There’s a hole in the side of the hill birds fly out of. I like to go out there, into the field, and stand where the land rises into the hill, and watch as the birds fly back and forth.

I saw his mother getting out of her car. She kept fretting with her clothes. The baby was strapped to its seat, tightly. He kind of laughed then burped as I slid my hands beneath him. He laughed once, then lay quietly. I held him tightly against me.

I could feel him breathing. He yawned, then closed his eyes, as I set him, stomach down, onto the couch. His back was warm against my hand. I settled into the chair and watched him, and the sun rose and shone through the window.

He slept on the couch and I watched him wake up. I thought of a name for him, though I never called him by it, and I held him on the porch in the evening, before I set him down to sleep, and repeated it.

On afternoons, when he could walk, I took his hand and walked with him into the field toward the hill. We watched the birds. We listened as they flew into the sky or followed as they entered with their wings pressed tightly against them.

I heated water on the stove and watched steam rise as I poured cooler water into it. Then I lifted him and set him, feet first, into the tub. I passed a cloth across his back. I held his head in one hand, and poured water over his hair with the other. The beads caught on his lashes, and he blinked, and they rolled down his cheeks as he laughed.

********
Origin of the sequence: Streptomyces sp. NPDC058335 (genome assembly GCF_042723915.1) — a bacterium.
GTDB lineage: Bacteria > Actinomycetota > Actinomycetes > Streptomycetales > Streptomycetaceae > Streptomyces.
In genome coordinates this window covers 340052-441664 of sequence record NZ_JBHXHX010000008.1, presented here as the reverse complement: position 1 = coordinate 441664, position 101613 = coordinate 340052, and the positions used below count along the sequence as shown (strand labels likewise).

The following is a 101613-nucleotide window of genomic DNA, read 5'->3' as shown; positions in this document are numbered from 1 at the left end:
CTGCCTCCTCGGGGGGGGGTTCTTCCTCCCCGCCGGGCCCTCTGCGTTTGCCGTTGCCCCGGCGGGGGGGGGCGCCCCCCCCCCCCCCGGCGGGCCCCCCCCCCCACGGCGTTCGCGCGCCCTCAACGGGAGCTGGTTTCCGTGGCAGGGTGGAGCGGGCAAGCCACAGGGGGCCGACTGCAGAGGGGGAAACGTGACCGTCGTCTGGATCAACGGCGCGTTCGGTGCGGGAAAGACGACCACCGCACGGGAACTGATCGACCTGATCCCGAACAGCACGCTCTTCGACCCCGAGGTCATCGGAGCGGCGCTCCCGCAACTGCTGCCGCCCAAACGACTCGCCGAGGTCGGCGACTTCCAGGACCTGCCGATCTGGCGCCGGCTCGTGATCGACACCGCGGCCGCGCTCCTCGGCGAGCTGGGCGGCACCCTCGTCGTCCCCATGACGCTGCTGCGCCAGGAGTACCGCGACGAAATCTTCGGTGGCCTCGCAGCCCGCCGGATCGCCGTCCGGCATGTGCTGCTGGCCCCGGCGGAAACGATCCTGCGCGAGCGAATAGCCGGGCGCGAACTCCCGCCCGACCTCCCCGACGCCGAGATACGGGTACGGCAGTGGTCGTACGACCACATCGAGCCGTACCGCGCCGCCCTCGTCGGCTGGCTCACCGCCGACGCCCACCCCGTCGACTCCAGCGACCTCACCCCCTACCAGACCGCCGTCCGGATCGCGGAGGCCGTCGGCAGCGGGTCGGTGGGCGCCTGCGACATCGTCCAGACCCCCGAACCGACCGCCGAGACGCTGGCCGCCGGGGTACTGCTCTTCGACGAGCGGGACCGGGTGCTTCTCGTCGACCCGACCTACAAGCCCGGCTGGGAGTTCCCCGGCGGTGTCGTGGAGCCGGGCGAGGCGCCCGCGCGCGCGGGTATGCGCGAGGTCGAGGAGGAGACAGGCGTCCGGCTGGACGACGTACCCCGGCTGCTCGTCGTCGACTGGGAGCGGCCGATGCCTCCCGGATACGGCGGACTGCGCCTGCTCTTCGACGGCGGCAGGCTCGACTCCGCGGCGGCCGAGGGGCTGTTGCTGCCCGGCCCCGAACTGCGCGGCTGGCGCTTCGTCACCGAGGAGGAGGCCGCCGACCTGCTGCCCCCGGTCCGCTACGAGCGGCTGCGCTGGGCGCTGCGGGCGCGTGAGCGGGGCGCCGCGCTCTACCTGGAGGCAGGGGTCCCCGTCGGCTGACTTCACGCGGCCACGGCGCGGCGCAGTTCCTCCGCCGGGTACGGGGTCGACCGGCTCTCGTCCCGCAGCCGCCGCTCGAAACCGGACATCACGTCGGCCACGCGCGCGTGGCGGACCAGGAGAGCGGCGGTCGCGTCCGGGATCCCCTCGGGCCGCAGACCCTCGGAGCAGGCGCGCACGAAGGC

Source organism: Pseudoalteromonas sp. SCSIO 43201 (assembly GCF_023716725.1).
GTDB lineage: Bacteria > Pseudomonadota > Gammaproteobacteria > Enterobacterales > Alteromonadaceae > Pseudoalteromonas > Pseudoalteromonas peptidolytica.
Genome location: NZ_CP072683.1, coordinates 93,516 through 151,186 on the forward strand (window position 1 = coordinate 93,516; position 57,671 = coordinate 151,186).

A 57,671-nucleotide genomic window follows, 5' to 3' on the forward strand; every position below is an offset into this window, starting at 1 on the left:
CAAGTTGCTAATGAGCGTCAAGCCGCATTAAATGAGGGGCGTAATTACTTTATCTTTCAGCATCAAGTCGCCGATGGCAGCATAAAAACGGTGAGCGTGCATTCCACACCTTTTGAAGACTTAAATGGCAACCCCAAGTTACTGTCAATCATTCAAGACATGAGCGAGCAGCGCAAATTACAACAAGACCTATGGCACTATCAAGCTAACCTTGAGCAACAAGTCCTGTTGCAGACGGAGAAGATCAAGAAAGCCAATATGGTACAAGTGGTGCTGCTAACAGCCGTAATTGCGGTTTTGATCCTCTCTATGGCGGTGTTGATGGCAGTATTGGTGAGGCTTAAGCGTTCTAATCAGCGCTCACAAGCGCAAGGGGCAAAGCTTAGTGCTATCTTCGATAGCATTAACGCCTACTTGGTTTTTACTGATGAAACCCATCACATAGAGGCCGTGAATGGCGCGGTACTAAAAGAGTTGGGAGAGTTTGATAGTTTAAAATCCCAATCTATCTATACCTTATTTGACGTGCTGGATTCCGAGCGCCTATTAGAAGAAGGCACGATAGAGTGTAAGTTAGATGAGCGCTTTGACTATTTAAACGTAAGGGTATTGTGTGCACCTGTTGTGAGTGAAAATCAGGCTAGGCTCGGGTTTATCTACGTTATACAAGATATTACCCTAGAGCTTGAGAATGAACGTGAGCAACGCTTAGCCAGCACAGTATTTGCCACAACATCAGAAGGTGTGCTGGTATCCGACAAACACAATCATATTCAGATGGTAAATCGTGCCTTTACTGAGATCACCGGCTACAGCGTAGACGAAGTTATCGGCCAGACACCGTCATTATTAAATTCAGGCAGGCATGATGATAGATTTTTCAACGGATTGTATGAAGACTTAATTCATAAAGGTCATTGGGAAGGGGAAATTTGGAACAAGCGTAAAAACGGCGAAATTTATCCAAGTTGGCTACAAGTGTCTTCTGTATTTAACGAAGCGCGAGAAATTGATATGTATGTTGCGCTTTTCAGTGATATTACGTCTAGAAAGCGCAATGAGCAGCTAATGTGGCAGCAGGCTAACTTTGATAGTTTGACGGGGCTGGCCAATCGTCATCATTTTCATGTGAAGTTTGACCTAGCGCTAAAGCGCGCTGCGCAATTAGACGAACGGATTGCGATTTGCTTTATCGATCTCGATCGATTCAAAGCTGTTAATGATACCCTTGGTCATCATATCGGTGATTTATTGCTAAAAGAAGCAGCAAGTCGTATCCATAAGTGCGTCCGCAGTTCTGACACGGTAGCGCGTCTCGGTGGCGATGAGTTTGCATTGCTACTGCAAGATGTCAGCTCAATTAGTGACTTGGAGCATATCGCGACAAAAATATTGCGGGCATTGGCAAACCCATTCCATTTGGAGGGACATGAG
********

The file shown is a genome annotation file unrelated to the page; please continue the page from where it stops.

One morning, he reached up and pulled at my shirt. When I looked down, he folded his hands beneath his arms, then pressed them against his body. They called and sang their songs for us. They dove and fell into the shadow of the hill. He jumped once, then stood quietly.

When I woke, the couch was empty. The door was open, and a wind came through the room, pushing against my hair. I could see the hill in the distance. As I got closer, the birds were singing, and I saw him standing there, arms outstretched, and what I had imagined as the birds calling to each other, was him singing and the birds answering, and coming to him from the hill.

I called out to him, but my voice was lost in it, and he didn’t hear me.

12 thoughts on “Logistics

  1. Logan

    Do you have a son? We just had a daughter six months ago, and some of the imagery in this is strikingly familiar, and as she is growing so fast, also nostalgic. Reading this felt like deja vu only about things that I haven’t experienced or had the chance to remember yet. This is a great reminder, for me, to appreciate the subtleties that are so amazing, since life can tend to be blurry with a child.

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